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    Producers actually don't care about the end-user price; they care about what Amazon pays them. Prior to Amazon, with thousands of booksellers and hundreds of publishers, the price received by authors was somewhat market-based. With a monopoly seller, it is not. Markets are supposed to result in a price that is a fair balance between consumers and producers; with an Amazon monopoly, not so.

    In the short run, according to microeconomics theory, producers will sell at a loss, because they have sunk costs. However, that discourages entry of new producers and investment by existing producers in the longer run. So, fewer writers entering, or writers choosing alternative professions. Alternatively, it can force producers to figure out how to lower costs. One thing we are seeing as a result of Amazon is more self-publishing, for example; self-publishing is typically done by part-time authors and requires no publisher advances, so it is an example of bringing reduced costs to authorship.
     
  10. Guidonculous macrumors member

    Guidonculous

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    This sounds nice as a comment, but it doesn't make a whole lot of sense as a justification of what's occurred. There is no reason we should know the conversations behind these deals, as this never should've gone to court. The publishers and authors felt amazing was being abusive, so they made deals which increased their relative strength.

    Let's be honest, of course there is an element from within Apple which is "anti-competitive", it's how you stay competitive yourself. Do you think all of apples competitors never have anti-competitive thoughts about Apple in the phone space where Apple has 90% of the profits? Of course they do, because they inherently wish to take some of those profits from Apple.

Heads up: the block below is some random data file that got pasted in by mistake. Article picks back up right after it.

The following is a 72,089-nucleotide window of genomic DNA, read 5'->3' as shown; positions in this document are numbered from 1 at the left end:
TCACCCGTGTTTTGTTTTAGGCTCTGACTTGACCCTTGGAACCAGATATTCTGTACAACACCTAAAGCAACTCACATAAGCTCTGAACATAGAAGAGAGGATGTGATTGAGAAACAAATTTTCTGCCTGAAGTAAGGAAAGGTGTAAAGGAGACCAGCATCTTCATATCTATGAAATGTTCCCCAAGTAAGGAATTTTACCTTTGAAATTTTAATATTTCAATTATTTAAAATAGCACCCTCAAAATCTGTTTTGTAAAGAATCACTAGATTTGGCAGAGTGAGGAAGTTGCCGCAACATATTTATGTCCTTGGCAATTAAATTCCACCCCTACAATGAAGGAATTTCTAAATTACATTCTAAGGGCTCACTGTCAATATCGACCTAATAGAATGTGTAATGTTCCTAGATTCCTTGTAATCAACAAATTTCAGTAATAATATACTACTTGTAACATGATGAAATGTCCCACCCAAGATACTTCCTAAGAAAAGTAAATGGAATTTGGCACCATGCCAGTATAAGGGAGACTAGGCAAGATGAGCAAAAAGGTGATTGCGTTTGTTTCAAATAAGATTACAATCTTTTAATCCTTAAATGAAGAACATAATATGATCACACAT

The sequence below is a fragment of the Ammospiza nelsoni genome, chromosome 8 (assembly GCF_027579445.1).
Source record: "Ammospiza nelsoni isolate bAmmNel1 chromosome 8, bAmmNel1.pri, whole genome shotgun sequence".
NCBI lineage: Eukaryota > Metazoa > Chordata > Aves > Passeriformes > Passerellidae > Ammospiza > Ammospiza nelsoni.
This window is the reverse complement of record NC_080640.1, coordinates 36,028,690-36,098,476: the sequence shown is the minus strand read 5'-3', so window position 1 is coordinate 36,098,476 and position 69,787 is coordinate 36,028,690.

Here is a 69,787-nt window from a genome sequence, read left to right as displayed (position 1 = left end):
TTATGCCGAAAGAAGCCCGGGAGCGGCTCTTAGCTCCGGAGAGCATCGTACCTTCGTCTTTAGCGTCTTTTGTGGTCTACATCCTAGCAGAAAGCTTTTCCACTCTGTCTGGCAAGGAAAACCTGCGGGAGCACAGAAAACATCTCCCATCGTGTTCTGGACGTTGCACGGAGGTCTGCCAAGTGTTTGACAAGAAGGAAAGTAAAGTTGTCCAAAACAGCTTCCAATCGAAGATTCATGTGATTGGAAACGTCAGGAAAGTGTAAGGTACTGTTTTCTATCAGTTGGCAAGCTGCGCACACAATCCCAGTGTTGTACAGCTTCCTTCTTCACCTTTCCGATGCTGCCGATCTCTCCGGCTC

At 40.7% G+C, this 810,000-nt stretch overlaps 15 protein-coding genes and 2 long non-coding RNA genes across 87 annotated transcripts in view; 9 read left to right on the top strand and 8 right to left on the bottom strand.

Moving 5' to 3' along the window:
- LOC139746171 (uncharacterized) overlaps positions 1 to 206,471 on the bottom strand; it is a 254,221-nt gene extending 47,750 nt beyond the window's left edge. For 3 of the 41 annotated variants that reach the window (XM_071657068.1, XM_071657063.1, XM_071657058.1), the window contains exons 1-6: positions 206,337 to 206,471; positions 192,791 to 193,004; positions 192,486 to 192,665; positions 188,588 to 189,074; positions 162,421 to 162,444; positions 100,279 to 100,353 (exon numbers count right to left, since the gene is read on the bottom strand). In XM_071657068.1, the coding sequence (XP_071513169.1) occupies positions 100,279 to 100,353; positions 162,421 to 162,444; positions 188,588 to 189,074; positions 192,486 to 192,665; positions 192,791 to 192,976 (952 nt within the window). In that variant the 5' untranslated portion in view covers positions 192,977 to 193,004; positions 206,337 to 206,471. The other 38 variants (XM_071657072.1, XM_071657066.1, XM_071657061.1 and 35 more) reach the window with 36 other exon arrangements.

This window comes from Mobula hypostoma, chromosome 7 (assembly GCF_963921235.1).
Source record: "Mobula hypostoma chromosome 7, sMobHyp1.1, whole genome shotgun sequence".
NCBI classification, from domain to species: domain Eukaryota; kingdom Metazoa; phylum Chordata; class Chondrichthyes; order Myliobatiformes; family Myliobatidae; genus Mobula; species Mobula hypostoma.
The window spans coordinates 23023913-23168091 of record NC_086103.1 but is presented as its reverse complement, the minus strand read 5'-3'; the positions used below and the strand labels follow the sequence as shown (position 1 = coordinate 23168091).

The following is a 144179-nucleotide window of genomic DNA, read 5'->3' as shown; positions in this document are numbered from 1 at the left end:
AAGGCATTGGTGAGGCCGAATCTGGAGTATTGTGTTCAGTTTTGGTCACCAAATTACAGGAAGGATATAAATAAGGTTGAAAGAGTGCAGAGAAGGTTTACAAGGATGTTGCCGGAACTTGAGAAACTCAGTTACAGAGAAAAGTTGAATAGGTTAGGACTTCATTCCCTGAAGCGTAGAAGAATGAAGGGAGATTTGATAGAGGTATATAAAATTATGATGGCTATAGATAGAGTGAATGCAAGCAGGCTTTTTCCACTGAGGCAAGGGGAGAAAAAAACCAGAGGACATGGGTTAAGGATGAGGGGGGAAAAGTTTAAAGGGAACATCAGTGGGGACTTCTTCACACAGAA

Let's also be honest, if you're in an abusive relationship, you probably will say some things to your therapist which would be frowned upon in divorce court. It's really not relevant to the court case what you said behind closed doors. What matters are they actions and behaviors you take public ally and with the partner in question.

    The fact that Apple was brought to court at all is extremely concerning for our democracy/economy. We should be attacking monopolies, not defending them. The fact that Amazon has faced no questions after the hachette debacle is terrifying.

    Apple is sued constantly, more than any organization in history. They have never taken the verdicts to the Supreme Court. It's clear Apple thinks this is a question about the fairness of our country, not a few million dollars.

    Most favored nation clauses are in no way defined as anti-competitive. The judge in the case deemed that in a scenario where a loss leader was causing everyone in the industry to lose money, including themselves, how on earth would a most favored nation clause be anti-competitive? It's simply attacking the issue at its root.